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Modhumita: An integrated approach to service delivery

November 01, 2012

Across Bangladesh, a shared vision of delivering comprehensive health services to at-risk populations has sparked unique, cross-cutting collaborations. Through the Modhumita program, FHI 360 is partnering with nongovernmental organizations, local communities and state and national institutions to integrate HIV services with other essential health programming.

The Modhumita (“sweet friend” in Bangla) program, funded by the U.S. Agency for International Development (USAID), offers critical HIV prevention, treatment and care services to some of the most hard-to-reach populations in Bangladesh, including sex workers, their clients, injecting drug users and hijra (people born male but who adopt a female identity). Peer support; HIV prevention, counseling and testing; and sexually transmitted infection diagnosis and treatment are among the services provided through a network of more than 40 Modhumita health clinics across the country.

Yet Modhumita clinics offer much more than HIV services; they have become a one-stop shop where clients can access primary health care and support that they might not have received otherwise. These services are critical for sex workers, injecting drug users and hijira who often live on the margins of society, face extreme discrimination and are frequently excluded from vital lifesaving health services.

The integration of health services at Modhumita clinics across the country has been made possible through a collaboration with the Smiling Sun Franchise Program — a USAID-funded network of clinics operated by nongovernmental organizations and one of the largest providers of health care in Bangladesh. Smiling Sun staff members come to Modhumita clinics on a weekly basis to provide additional services not usually available on site, such as vaccinations and general health and prenatal care.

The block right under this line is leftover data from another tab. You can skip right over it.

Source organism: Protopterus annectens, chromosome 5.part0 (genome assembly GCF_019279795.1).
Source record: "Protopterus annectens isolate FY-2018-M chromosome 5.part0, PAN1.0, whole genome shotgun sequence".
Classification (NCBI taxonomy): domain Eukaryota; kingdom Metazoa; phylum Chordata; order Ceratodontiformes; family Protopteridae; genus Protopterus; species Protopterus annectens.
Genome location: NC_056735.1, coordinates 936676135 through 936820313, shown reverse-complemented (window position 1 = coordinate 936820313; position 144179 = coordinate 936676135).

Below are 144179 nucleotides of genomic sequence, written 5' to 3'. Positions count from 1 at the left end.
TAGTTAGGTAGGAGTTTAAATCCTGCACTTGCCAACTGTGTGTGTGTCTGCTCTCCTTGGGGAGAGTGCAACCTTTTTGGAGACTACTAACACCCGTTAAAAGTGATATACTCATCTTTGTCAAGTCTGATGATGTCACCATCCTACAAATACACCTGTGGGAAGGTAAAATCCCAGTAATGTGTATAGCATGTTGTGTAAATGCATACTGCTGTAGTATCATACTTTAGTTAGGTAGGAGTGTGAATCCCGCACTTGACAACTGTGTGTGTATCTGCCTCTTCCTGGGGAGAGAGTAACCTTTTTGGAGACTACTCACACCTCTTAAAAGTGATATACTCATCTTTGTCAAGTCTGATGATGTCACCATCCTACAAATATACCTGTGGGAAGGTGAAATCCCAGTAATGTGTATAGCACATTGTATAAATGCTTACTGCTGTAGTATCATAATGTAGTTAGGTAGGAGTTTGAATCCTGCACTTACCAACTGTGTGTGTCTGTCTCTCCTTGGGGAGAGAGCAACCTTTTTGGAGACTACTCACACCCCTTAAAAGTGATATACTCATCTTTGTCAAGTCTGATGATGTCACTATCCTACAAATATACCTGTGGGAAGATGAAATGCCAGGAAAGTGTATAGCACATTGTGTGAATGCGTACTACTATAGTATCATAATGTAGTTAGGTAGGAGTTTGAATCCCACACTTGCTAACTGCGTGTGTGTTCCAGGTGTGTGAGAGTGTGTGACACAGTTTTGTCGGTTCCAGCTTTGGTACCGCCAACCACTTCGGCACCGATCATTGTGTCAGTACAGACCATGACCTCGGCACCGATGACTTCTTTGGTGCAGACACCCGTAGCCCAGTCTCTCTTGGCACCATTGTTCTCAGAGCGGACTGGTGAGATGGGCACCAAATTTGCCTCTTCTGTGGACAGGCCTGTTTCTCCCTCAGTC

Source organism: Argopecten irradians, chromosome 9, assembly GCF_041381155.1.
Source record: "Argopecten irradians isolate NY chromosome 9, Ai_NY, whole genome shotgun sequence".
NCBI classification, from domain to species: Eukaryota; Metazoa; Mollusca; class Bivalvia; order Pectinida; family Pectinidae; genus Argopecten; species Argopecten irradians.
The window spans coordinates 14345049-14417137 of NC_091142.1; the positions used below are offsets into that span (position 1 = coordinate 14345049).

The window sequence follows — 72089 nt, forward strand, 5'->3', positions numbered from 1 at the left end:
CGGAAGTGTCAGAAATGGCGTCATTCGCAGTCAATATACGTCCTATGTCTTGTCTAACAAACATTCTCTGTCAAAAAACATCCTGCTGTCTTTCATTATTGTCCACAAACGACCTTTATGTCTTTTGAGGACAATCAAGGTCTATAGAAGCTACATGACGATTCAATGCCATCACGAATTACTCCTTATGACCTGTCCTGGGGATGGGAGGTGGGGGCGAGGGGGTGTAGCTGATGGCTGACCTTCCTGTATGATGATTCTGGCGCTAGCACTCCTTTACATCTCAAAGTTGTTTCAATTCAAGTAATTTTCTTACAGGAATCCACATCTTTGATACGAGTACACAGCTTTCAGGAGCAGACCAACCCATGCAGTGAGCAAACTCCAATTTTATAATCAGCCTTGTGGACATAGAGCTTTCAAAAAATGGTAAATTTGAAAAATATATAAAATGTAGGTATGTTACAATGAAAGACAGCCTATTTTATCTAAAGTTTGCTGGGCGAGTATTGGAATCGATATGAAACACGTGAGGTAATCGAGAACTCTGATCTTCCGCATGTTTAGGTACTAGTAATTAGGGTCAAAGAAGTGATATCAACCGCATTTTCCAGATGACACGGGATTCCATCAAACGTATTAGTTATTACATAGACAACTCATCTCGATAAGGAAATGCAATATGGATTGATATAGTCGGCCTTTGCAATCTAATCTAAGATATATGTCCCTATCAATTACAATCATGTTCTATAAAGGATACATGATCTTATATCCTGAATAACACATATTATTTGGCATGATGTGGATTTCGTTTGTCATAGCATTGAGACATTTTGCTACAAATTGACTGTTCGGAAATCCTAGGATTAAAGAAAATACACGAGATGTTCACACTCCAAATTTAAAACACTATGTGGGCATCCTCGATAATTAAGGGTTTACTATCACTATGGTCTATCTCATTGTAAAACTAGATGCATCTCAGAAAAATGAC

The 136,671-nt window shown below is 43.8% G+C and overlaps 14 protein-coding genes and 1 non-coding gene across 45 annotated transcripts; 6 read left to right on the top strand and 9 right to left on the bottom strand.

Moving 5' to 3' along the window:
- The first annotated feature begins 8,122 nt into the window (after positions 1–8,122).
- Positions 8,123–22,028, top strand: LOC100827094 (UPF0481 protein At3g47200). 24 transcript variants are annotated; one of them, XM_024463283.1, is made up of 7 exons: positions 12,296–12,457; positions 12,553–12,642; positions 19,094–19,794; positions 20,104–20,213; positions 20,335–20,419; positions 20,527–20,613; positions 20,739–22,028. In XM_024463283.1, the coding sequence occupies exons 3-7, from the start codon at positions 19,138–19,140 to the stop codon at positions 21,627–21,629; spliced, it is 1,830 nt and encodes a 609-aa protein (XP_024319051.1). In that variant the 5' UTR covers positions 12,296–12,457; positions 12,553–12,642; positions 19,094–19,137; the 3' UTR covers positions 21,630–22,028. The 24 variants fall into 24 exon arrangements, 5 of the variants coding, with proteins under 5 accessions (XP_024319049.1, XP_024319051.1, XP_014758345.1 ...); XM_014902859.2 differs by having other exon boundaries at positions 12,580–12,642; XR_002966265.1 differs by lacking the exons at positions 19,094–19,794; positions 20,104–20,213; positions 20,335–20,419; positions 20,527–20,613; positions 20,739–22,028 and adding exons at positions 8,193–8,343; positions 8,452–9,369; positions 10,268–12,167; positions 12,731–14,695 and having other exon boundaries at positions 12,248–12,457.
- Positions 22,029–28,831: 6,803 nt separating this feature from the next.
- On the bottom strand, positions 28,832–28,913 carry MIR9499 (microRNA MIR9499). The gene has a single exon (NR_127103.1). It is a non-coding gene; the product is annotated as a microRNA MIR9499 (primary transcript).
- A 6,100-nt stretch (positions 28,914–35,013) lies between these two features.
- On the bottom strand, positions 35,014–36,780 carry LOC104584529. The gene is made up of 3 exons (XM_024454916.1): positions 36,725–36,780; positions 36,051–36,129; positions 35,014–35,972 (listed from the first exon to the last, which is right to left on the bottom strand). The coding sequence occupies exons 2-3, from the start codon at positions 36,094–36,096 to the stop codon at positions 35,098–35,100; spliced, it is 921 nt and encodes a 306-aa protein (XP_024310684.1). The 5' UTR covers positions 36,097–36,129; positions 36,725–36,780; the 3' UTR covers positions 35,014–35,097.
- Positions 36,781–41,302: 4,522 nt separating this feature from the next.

Through this partnership, a Modhumita clinic that provides confidential HIV testing and care is also able to offer services and support for tuberculosis, family planning, reproductive health and primary health care. In one visit at one clinic, a young woman with HIV can get help to manage her treatment, prevent sexually transmitted infections and decide whether and when she will have children.

Pooling resources

A cornerstone of the Modhumita program is its ability to build relationships with government entities and leverage existing government and community resources to enhance programs and service delivery. To help stop the spread of tuberculosis (TB) and support the national response to TB/HIV co-infection, Modhumita hires people from its target populations to contribute to early case detection and control of TB in their communities. Experts from the National Tuberculosis Program train these workers to spot symptoms, screen clients on location, gather samples of sputum (lung fluid that can carry tuberculosis bacteria and spread it through coughing) and deliver them to testing centers. When a test is positive, clients are referred to government treatment facilities. Each of the more than 40 Modhumita clinics in Bangladesh has a tuberculosis sputum collector who uses training and knowledge about his or her community to screen thousands who previously lacked proper access to TB services, often due to stigma and discrimination.

Modhumita has also worked with the police to route injecting drug users to treatment rather than prisons, and the Ministry of Women and Child Affairs now trains sex workers for alternative livelihoods such as agriculture, animal husbandry, printing and sewing.

Currently, the Modhumita Project works with 21 local nongovernmental organizations to provide health services to at-risk populations through 40 Modhumita clinics.